The Cash Candidate and Campaign Contributions


 “The National Democratic Cash Register”
  Cartoonist:  Emil Flohri
  Source:  Judge
  Date:  July 11, 1908

Click to see a large version of this cartoon...

Click to see a large version of this cartoon

Complete HarpWeek Explanation:
This cartoon from Judge argues that Democrat William Jennings Bryan is a self-promoter on the make, who will have plenty of cash for his presidential run. He presses the key of financier Thomas Fortune Ryan, and has other sources of wealth, including lecture fees and his magazine, The Commoner. Although Bryan had gained wealth over the years, he failed to raise sufficient funds during the 1908 presidential contest.

The Democratic nominee made a major issue of campaign contributions. He insisted that convention delegates approve a plank endorsing federal legislation that required the publication of campaign contributions, limited the amount individuals could donate, and banned contributions from business executives in the name of their corporations. Bryan refused to accept corporate money and, instead, solicited dollar donations from ordinary citizens in order to highlight that he was a candidate of “the People.” The ploy did not work. By early October, only 50,000 people had contributed less than $250,000 dollars ($4.84 million in 2002 dollars). On October 15, Bryan published a list of those contributing $100 or more to his election effort, and challenged William Howard Taft to do the same. The Republican presidential nominee declined during the campaign, but followed New York State law and declared the donations after the election.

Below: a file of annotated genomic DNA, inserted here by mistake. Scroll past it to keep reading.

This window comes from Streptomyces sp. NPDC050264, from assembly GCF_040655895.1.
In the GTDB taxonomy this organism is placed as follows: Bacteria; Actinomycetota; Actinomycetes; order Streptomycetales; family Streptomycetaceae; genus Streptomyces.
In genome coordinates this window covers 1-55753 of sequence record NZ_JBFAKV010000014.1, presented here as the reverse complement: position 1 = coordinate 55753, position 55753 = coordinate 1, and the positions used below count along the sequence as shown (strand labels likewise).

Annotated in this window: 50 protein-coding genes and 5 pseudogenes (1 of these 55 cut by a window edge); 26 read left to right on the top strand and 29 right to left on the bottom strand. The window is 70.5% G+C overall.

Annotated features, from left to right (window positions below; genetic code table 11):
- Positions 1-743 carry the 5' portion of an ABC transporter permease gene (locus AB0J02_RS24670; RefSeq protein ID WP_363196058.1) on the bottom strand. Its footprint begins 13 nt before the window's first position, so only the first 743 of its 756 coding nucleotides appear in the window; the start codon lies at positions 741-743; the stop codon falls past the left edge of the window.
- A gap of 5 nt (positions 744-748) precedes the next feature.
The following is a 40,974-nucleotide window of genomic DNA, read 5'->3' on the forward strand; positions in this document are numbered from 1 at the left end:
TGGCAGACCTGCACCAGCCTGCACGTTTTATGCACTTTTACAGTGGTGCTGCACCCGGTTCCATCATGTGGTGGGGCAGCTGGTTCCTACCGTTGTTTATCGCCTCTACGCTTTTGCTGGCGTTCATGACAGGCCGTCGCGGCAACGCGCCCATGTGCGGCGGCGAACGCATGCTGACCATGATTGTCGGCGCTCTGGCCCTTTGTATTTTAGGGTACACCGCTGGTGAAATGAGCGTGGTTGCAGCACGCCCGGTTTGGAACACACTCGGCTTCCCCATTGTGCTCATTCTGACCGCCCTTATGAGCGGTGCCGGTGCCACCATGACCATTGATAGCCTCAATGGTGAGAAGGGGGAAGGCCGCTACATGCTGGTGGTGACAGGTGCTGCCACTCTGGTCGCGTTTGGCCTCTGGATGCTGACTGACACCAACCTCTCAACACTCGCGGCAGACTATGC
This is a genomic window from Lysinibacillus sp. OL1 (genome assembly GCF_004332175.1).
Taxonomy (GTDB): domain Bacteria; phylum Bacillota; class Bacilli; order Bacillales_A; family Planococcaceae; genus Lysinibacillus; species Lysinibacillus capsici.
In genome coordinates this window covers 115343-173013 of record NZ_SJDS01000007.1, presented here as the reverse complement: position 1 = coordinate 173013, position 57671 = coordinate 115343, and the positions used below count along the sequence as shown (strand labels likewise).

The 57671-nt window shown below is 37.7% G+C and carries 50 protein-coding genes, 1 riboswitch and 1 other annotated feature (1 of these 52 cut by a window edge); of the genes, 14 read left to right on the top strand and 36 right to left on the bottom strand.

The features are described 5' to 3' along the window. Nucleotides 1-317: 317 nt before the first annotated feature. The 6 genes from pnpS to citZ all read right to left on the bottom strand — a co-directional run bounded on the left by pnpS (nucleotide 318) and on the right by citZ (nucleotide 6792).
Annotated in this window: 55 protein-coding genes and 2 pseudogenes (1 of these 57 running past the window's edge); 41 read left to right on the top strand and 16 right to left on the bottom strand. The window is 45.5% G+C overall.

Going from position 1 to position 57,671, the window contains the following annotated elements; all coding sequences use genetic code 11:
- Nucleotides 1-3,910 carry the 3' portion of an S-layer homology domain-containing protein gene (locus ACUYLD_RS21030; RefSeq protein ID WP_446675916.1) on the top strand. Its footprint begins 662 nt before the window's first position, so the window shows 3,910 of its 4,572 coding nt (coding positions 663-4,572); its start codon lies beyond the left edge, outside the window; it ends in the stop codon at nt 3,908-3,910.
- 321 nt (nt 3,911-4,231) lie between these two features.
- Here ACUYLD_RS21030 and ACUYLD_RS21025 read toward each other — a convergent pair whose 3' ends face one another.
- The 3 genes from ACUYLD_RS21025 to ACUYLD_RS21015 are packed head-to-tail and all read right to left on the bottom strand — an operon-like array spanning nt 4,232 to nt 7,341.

The bag of “Widow Benefits” in the left foreground of the cartoon refers to the estate of Philo S. Bennett, a Democratic delegate-at-large from Connecticut who had befriended Bryan during his first campaign in 1896. When Bennett died in 1903, the bulk of his estate passed to his wife, but money was awarded in trust for Bryan and his wife, Mary, to disseminate to various charities. Even though Bryan was a legatee, he drafted the will and a sealed letter from Bennett requesting that Mrs. Bennett give the politician $50,000 for his personal use. The probate and appeals courts rejected the legal validity of the letter. For some political observers, the episode represented Bryan’s greed and unethical behavior, characteristics at odds with the populist, moral reputation he cultivated.













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